Drugs aren't the problem!
Those abusing drugs are!
LSD, Heroin, Cocaine, Marijuana, Alcohol.
They're all drugs. They've been used and abused
by mankind for centuries. Yet, today, drugs are
burdening society like never before. The drugs haven't changed. What has changed is the availability of the drugs and the decisions made by those to
whom the drugs are available.
There are two solutions: to limit the availability
or to change the decisions made by society.
Joe, 30, started drinking in high school. Years
ago, he had been a commode-hugging drunk, but
now prefers to be sober, drinking a glass of wine at
dinner and setting limits at parties. His family life
and work life remain unaffected by alcohol.
Joe controls alcohol.
Bob, 30, started drinking in high school. Every
evening after work (if he made it to work), he visits
the local bar with his buddies before going home.
Many drinks later, he leaves — sometimes to have
a wreck, usually to make it home alright. He has
lost three jobs due to absenteeism and has been
responsible for injuring a woman and her three-
year-old daughter while driving himself home one
Alcohol controls Bob.
The alcohol that Bob drinks is in no way different
from the alcohol that Joe drinks. The difference is
the way in which it is used.
LSD, Heroin, Cocaine, Marjuana, Alcohol. They
are all different. Which can be controlled by a
person? Where do we draw the line?
If Joe lived during Prohibition, he would have not
been able to think and decide for himself regarding
alcohol use. Bob would have bought it from a moonshiner or speak-easy.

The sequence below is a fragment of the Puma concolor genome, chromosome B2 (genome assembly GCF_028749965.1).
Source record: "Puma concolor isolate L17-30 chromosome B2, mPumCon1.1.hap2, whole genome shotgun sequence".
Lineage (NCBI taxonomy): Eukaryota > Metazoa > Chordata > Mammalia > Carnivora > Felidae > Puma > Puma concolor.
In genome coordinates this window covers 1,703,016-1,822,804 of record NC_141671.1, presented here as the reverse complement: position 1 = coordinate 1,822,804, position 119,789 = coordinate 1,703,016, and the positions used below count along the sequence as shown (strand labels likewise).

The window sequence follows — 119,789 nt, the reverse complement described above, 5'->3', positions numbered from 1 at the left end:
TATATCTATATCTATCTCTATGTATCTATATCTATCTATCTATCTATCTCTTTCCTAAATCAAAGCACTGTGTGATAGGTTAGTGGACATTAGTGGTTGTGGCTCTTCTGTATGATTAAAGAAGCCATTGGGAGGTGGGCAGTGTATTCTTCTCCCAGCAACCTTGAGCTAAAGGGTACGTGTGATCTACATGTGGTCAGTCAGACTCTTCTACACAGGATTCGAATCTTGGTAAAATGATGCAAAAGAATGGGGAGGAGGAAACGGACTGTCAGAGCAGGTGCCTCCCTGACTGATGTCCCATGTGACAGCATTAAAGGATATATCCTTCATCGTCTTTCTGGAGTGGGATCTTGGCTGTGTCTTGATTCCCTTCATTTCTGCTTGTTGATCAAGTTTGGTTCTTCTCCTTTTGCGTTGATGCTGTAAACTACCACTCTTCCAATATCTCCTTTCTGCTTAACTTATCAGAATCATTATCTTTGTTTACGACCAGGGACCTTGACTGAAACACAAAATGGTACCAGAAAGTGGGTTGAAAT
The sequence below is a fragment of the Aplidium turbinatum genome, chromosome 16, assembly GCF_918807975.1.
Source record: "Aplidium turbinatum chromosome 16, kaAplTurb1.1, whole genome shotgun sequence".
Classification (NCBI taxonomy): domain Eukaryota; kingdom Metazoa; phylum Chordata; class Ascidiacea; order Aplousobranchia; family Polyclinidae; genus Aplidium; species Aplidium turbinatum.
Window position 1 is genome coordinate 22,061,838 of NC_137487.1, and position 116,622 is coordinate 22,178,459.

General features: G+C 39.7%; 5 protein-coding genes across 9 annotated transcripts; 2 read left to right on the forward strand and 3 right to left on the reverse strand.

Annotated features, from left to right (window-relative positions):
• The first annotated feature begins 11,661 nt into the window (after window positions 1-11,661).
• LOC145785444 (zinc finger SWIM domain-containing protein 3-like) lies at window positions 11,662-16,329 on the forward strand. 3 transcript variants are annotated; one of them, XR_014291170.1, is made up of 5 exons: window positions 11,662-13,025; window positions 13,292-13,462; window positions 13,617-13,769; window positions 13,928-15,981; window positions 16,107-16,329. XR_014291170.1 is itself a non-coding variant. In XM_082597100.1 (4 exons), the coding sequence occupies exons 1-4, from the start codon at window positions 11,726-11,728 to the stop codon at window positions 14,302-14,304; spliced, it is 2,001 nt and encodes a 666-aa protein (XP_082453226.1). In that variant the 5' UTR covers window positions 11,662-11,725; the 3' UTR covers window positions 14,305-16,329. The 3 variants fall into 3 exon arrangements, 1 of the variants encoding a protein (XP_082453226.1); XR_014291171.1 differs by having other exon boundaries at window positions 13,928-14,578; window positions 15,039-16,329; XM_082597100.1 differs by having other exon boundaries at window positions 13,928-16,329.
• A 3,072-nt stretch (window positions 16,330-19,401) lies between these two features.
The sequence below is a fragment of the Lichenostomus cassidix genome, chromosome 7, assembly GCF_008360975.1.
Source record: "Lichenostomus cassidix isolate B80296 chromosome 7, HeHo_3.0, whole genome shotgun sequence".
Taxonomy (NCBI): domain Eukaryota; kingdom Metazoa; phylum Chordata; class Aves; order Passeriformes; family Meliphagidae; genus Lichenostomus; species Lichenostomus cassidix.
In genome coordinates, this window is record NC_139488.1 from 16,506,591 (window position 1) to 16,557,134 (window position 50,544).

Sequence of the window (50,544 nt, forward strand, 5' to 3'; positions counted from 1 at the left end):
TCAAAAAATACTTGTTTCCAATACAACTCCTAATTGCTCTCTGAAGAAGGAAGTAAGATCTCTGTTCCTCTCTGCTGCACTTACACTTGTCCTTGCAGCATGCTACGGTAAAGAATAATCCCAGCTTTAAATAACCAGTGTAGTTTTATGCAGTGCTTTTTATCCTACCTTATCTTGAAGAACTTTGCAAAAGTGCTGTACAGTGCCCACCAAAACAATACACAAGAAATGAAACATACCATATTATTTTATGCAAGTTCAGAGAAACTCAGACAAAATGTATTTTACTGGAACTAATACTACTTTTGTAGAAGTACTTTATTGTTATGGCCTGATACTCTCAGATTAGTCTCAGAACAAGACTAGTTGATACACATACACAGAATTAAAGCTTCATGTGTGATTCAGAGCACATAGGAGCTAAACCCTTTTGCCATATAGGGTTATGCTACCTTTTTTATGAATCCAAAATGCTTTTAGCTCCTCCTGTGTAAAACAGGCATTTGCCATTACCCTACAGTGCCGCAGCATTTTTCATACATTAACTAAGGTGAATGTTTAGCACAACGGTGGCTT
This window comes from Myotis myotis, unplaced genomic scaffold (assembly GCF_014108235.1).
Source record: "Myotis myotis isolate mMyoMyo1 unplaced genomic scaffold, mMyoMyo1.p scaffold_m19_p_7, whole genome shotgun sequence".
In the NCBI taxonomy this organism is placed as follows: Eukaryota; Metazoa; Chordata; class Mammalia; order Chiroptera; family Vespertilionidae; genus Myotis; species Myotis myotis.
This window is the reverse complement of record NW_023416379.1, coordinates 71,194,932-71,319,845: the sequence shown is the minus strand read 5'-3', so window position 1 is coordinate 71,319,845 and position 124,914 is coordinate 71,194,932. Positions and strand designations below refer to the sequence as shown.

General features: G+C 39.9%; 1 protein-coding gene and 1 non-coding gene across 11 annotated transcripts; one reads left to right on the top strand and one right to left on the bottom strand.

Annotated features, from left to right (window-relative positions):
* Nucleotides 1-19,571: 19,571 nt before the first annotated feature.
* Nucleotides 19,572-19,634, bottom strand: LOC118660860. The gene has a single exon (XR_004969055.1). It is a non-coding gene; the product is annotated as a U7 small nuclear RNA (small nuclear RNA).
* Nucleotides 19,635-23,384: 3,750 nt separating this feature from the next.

Drugs will always be around. As long as money is
involved,there will always be drugs dealers. It's a
law of supply and demand.
As the supply of drugs is decreased through
crack-downs and "War on Drugs", the prices increase. As the prices increase, so do the number of
dealers wanting to make a fast buck.
We don't have a problem with drugs.
Our society is a teenager. Growing from child
hood of being sheltered from drugs into an age of
curiosity — an age of wanting to see and think and
decide for ourselves. It is easy to "Just Say No'
when tempted by others, but it is not easy when
tempted by our own curiosity.
Abstinence alone should not be taught — good
decision making should be taught. This usually
takes more than a hug. The good decision may be to
abstain, it may be to limit.
Bad decisions will be made, using it too much
when it should be used a little, and using it when it
should not be used at all. Bad decisions are part ci
learning. But unlike Bob, mistakes must be fol
lowed by growth.
Poor decisions bring hurt — sometimes death.
The key is learning while minimizing pain.
Solutions: debates, panel discussions, town
meetings, and national programs preaching
zero=tolerance, hugs, border patrols, legalizations
and "Just Say No". Which is the answer?
Legalization may bring an end to the violence
involved with the economics of drug dealing, but
will not bring an immediate cure for poor decisior -
In order to bring good decision-making, education
Furthermore, there must be changes in our a
ready burdened legal system.
People must be held responsible for decisions.
If one is not accountable for bad decision, there
not pain — without pain, there is no learning. We
would not understand "hot" without touching the
In order to learn, one has to be allowed to make
mistakes, but not at the expense of others.
Our Constitution was created to insure personal
liberties and to protect personal rights. When pe^
sonal liberties associated with decision-making infringe on the personal rights of other, the guilty
must be held responsible and accountable.
The individual must be held accountable for th e
results of his decisions.
Jack gets high. He needs money for his next fix
He steals a car. Would a drug sentence affective!}
punish Jack for a bad decision?
306 ■ Issues